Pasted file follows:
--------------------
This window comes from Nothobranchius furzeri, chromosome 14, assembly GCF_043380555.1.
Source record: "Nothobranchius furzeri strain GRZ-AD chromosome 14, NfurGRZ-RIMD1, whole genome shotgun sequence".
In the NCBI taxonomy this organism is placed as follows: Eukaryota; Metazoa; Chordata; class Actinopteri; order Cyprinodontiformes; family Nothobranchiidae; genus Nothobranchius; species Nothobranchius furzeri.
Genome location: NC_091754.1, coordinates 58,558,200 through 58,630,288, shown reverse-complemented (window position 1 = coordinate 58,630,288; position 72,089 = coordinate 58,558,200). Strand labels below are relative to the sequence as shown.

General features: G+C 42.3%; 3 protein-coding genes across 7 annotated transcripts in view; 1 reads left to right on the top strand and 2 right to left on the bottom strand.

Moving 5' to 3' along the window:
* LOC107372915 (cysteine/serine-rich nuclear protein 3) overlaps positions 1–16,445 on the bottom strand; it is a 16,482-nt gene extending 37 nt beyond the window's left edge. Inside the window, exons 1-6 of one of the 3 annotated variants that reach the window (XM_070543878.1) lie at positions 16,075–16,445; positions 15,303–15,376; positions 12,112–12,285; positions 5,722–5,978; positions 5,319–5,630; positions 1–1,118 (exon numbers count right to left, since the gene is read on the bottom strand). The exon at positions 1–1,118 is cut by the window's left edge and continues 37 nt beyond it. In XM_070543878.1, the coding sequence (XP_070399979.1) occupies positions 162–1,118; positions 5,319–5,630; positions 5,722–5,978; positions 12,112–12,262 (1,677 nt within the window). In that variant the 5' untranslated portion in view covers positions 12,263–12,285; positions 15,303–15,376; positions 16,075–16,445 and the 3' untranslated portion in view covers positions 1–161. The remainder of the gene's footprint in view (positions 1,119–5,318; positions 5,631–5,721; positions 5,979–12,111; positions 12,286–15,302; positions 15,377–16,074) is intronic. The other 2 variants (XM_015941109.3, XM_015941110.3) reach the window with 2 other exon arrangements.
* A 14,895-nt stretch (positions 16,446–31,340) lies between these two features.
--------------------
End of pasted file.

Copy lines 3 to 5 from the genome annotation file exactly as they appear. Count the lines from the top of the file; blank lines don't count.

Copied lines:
In the NCBI taxonomy this organism is placed as follows: Eukaryota; Metazoa; Chordata; class Actinopteri; order Cyprinodontiformes; family Nothobranchiidae; genus Nothobranchius; species Nothobranchius furzeri.
Genome location: NC_091754.1, coordinates 58,558,200 through 58,630,288, shown reverse-complemented (window position 1 = coordinate 58,630,288; position 72,089 = coordinate 58,558,200). Strand labels below are relative to the sequence as shown.

General features: G+C 42.3%; 3 protein-coding genes across 7 annotated transcripts in view; 1 reads left to right on the top strand and 2 right to left on the bottom strand.